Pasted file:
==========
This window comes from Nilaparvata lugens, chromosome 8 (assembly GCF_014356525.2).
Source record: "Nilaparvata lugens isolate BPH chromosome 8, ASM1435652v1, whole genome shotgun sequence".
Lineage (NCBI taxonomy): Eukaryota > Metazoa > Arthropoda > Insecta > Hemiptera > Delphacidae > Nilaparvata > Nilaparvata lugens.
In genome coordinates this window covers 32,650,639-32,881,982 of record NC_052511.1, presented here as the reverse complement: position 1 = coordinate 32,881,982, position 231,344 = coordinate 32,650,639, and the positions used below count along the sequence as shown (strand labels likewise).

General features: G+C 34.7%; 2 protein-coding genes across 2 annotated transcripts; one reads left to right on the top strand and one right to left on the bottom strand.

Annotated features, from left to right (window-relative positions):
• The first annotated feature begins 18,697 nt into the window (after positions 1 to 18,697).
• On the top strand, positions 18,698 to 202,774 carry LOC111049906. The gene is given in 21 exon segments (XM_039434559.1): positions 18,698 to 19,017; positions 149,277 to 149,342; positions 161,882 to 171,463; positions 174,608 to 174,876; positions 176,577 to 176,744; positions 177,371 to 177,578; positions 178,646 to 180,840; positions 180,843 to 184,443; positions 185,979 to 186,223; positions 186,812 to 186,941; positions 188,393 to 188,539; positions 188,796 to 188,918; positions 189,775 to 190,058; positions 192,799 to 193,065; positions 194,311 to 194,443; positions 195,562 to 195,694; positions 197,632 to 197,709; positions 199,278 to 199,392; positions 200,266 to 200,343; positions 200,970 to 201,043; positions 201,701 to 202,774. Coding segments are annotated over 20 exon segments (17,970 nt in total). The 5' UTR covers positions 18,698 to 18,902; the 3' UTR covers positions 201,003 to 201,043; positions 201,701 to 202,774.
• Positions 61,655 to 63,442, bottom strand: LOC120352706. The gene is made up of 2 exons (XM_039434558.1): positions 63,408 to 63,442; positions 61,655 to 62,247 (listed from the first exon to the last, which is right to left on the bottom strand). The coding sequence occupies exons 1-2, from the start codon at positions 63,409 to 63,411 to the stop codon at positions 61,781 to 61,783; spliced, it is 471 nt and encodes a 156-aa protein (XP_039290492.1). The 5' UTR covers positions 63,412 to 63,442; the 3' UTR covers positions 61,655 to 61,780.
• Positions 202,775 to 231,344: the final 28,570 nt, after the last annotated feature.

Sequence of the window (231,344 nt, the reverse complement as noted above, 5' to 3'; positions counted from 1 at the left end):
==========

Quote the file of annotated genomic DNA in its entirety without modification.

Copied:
This window comes from Nilaparvata lugens, chromosome 8 (assembly GCF_014356525.2).
Source record: "Nilaparvata lugens isolate BPH chromosome 8, ASM1435652v1, whole genome shotgun sequence".
Lineage (NCBI taxonomy): Eukaryota > Metazoa > Arthropoda > Insecta > Hemiptera > Delphacidae > Nilaparvata > Nilaparvata lugens.
In genome coordinates this window covers 32,650,639-32,881,982 of record NC_052511.1, presented here as the reverse complement: position 1 = coordinate 32,881,982, position 231,344 = coordinate 32,650,639, and the positions used below count along the sequence as shown (strand labels likewise).

General features: G+C 34.7%; 2 protein-coding genes across 2 annotated transcripts; one reads left to right on the top strand and one right to left on the bottom strand.

Annotated features, from left to right (window-relative positions):
• The first annotated feature begins 18,697 nt into the window (after positions 1 to 18,697).
• On the top strand, positions 18,698 to 202,774 carry LOC111049906. The gene is given in 21 exon segments (XM_039434559.1): positions 18,698 to 19,017; positions 149,277 to 149,342; positions 161,882 to 171,463; positions 174,608 to 174,876; positions 176,577 to 176,744; positions 177,371 to 177,578; positions 178,646 to 180,840; positions 180,843 to 184,443; positions 185,979 to 186,223; positions 186,812 to 186,941; positions 188,393 to 188,539; positions 188,796 to 188,918; positions 189,775 to 190,058; positions 192,799 to 193,065; positions 194,311 to 194,443; positions 195,562 to 195,694; positions 197,632 to 197,709; positions 199,278 to 199,392; positions 200,266 to 200,343; positions 200,970 to 201,043; positions 201,701 to 202,774. Coding segments are annotated over 20 exon segments (17,970 nt in total). The 5' UTR covers positions 18,698 to 18,902; the 3' UTR covers positions 201,003 to 201,043; positions 201,701 to 202,774.
• Positions 61,655 to 63,442, bottom strand: LOC120352706. The gene is made up of 2 exons (XM_039434558.1): positions 63,408 to 63,442; positions 61,655 to 62,247 (listed from the first exon to the last, which is right to left on the bottom strand). The coding sequence occupies exons 1-2, from the start codon at positions 63,409 to 63,411 to the stop codon at positions 61,781 to 61,783; spliced, it is 471 nt and encodes a 156-aa protein (XP_039290492.1). The 5' UTR covers positions 63,412 to 63,442; the 3' UTR covers positions 61,655 to 61,780.
• Positions 202,775 to 231,344: the final 28,570 nt, after the last annotated feature.

Sequence of the window (231,344 nt, the reverse complement as noted above, 5' to 3'; positions counted from 1 at the left end):